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A Kansas Twist: Census Self-Response Rates Vary Widely Across Kansas (September 3, 2020)

By Kari M. Bruffett | September 03, 2020

A Kansas Twist: Census Self-Response Rates Vary Widely Across Kansas (September 3, 2020)

The Decennial Census is used to apportion seats in the U.S. House of Representatives, determine state legislative districts, and influence how billions of dollars in federal funding flow to states and communities. The Census also forms the basis for modeling other Census Bureau population estimates related to insurance coverage, race and ethnicity, age, income, and education – to name just a few! After initially extending the timeline for responses from July 31 to Oct. 31 in the wake of the COVID-19 pandemic, the Census Bureau recently announced that data collection will end on Sept. 30.

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The good news for Kansas is that, as of Aug. 31, 2020, 92.1 percent of households had been enumerated either by self-response (68.7 percent) or nonresponse follow-up (NRFU, 23.4 percent). That placed Kansas fourth – behind only Idaho, West Virginia and Washington – in enumeration progress, well above the national rate of 83.2 percent.

A deeper dive into the self-response rate by Kansas county, though, tells a story of differences (Figure 1).

Note: The statewide self-response rate was 68.7 percent as of Aug. 31. The self-response rates shown for each county do not include responses captured by follow-up visits.
Source: U.S. Census Bureau, retrieved from https://2020census.gov/en/response-rates.html on Sept. 1, 2020. Click the link for an up-to-date, interactive map of each county.

 

The highest self-response rates in the state – 78.6 percent in Johnson County, 75.7 percent in Miami County, and 75.3 percent in Pottawatomie County – were in northeast Kansas. Meanwhile, the self-response rates were much lower in southwest Kansas counties, as well as in some counties in the southeast part of the state. (The lowest self-response rate was 42.8 percent, in Kearny County in southwest Kansas.) 

There can be many reasons for variation in self-response rates – including differences in rates of housing vacancies, Post Office boxes or undeliverable mail, as the denominator for the calculation of the rate includes all housing units – and the map does not include household responses that may have been captured by follow-up visits (that data is currently available only at the state level). The Census Bureau uses the self-response data to identify places of low-response to adjust its outreach strategies. Historically, self-response rates lag in communities with higher concentrations of people of color, primarily Black, Hispanic and American Indian/Native Americans.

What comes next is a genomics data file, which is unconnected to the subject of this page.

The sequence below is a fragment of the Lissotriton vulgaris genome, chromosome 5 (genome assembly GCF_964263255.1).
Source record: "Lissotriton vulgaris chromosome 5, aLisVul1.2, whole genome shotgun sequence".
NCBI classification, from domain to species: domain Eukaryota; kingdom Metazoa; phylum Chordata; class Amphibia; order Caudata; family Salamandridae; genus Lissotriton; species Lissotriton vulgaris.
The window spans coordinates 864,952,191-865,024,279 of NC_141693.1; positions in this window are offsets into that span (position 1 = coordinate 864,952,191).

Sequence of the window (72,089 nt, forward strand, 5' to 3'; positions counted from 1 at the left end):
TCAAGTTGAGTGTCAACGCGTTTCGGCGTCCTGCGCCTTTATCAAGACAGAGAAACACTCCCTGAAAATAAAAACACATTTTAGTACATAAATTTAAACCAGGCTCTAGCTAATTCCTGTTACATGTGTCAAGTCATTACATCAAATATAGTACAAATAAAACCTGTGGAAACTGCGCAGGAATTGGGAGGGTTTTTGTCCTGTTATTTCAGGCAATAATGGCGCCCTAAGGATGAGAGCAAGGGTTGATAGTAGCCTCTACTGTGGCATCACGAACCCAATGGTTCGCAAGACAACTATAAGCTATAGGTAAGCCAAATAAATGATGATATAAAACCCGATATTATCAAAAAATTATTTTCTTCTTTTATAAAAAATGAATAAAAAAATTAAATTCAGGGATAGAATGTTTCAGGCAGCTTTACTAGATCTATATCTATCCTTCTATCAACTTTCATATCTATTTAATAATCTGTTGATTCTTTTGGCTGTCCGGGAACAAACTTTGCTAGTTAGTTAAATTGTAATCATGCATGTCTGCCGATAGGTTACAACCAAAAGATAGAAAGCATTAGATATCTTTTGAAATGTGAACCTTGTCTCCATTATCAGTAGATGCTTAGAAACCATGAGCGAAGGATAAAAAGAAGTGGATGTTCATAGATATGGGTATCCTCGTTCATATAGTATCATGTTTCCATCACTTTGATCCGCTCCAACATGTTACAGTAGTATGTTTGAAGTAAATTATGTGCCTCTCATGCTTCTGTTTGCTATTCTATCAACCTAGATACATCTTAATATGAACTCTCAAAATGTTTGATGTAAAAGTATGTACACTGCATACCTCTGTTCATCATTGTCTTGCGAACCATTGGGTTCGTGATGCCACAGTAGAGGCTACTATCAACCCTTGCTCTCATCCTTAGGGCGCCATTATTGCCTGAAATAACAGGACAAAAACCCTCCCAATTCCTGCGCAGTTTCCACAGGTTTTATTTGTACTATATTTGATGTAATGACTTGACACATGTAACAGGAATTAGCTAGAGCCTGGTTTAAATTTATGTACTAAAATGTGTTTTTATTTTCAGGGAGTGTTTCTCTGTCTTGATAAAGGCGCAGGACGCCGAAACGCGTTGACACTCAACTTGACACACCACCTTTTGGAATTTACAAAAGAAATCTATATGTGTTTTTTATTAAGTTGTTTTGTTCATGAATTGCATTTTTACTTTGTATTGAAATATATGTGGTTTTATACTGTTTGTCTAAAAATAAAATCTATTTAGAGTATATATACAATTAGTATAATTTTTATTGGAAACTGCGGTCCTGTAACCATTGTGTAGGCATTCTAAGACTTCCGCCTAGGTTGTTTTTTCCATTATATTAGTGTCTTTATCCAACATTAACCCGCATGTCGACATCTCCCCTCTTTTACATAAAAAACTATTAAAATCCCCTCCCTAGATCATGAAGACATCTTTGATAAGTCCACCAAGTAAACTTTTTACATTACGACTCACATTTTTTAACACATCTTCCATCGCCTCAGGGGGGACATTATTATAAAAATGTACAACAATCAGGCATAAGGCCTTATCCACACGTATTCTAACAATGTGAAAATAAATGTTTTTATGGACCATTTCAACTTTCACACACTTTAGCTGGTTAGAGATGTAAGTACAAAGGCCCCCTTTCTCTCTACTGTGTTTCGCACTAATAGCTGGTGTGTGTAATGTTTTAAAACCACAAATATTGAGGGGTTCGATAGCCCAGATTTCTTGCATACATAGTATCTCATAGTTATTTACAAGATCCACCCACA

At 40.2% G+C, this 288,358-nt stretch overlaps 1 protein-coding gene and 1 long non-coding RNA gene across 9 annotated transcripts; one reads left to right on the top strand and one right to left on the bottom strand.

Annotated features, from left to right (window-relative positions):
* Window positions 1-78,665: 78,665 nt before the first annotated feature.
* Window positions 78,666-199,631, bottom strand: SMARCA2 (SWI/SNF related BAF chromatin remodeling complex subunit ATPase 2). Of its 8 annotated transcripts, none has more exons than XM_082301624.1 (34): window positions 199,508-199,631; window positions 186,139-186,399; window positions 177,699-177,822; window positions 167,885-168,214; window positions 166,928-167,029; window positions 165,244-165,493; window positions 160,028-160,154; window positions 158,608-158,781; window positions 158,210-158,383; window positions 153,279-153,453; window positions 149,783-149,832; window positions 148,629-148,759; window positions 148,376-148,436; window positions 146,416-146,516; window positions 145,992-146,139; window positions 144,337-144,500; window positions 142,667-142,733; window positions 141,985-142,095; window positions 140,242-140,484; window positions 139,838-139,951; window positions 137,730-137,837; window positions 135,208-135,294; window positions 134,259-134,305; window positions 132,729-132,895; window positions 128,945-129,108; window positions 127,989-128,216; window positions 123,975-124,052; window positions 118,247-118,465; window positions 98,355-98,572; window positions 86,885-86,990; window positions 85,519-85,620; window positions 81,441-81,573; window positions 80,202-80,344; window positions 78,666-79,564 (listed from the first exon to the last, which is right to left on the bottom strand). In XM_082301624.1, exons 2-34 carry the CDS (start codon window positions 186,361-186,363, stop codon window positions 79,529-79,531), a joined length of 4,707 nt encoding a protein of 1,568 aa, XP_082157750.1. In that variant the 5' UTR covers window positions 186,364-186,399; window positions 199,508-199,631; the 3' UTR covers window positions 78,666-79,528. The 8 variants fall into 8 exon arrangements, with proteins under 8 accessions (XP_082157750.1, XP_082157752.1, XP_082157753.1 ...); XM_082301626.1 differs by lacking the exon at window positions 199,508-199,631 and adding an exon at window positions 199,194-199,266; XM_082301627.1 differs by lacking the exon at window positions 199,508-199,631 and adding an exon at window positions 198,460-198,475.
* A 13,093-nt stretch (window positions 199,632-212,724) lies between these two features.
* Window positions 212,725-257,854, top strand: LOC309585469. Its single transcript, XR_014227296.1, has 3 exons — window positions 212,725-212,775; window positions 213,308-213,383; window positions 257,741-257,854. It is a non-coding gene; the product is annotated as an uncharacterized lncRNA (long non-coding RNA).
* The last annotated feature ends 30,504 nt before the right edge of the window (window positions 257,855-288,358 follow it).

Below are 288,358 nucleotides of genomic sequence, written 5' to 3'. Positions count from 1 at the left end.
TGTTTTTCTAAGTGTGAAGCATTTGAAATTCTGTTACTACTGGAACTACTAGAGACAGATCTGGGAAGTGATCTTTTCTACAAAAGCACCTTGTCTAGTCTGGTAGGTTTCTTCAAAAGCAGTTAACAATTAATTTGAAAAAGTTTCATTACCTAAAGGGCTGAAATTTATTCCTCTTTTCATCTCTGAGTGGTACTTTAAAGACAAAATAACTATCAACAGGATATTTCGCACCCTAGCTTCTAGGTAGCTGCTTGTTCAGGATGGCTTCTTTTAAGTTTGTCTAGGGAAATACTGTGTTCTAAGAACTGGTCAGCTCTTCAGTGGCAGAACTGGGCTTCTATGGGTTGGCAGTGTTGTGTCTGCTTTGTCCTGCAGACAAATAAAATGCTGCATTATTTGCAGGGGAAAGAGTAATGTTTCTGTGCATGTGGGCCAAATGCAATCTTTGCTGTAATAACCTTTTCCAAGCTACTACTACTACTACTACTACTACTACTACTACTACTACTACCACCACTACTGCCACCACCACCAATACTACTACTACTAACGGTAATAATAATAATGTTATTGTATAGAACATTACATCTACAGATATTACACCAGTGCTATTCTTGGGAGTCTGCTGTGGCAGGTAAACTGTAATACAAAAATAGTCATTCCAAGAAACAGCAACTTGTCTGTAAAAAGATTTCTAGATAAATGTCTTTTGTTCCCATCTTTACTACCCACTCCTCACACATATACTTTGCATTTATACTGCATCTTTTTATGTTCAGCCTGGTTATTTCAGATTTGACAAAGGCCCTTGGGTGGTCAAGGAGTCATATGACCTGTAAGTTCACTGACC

Mail, phone and internet responses are all included in calculating the self-response rate, and in late May the Census Bureau said the use of the internet in responding had outpaced its projections. But variations in internet responses among counties are even more extreme than for total self-response rates (Figure 2). Internet self-response rates represent the percentage of all housing units that responded to the Census via the internet.

Note: The statewide internet self-response rate was 54.1 percent on Aug. 31. Internet self-response rates represent the percentage of all housing units that responded to the Census using the internet.
Source: U.S. Census Bureau, retrieved from https://2020census.gov/en/response-rates.html on Sept. 1, 2020. Click the link for an up-to-date, interactive map of each county.

 

Johnson County again led the way in Kansas, with an internet self-response rate of 72.0 percent. Many counties in other areas of the state – largely in rural western, northcentral and southeast Kansas – had internet response rates of under 30 percent (the lowest, 17.2 percent, was in Greenwood County in southeast Kansas).

Will wide variations in access to broadband service across the state, coupled with differences in adoption of internet use by age, education and income level, have an effect on the final Census count in Kansas? Will the areas of the state with less access to or use of the internet be fully counted?

At a minimum, the differences mean a full and accurate count will require more door-knocking in communities where self-responses lag. However, because of COVID-19, the Census Bureau delayed the start of nonresponse follow up (NRFU) described above. Combined with the recently announced Sept. 30 end to data collection, the timeframe of NRFU will be shortened by four weeks. (A coalition of civil rights organizations, cities and counties has sued to attempt to force the Administration to return to the previous date to which data collection had been extended, Oct. 31.)

There is still time for Kansans to respond to the Census, and it is possible that continued outreach and follow up will close the response rate gap. But the clock is ticking, and the results will have an effect on the next 10 years of policymaking, resource allocation and many aspects of life in Kansas communities.

 


A Kansas Twist is KHI’s effort to distill important national news and developments into an easily digestible form that explains how it is relevant to Kansas and Kansans. 

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The Kansas Health Institute supports effective policymaking through nonpartisan research, education and engagement. KHI believes evidence-based information, objective analysis and civil dialogue enable policy leaders to be champions for a healthier Kansas. Established in 1995 with a multiyear grant from the Kansas Health Foundation, KHI is a nonprofit, nonpartisan educational organization based in Topeka.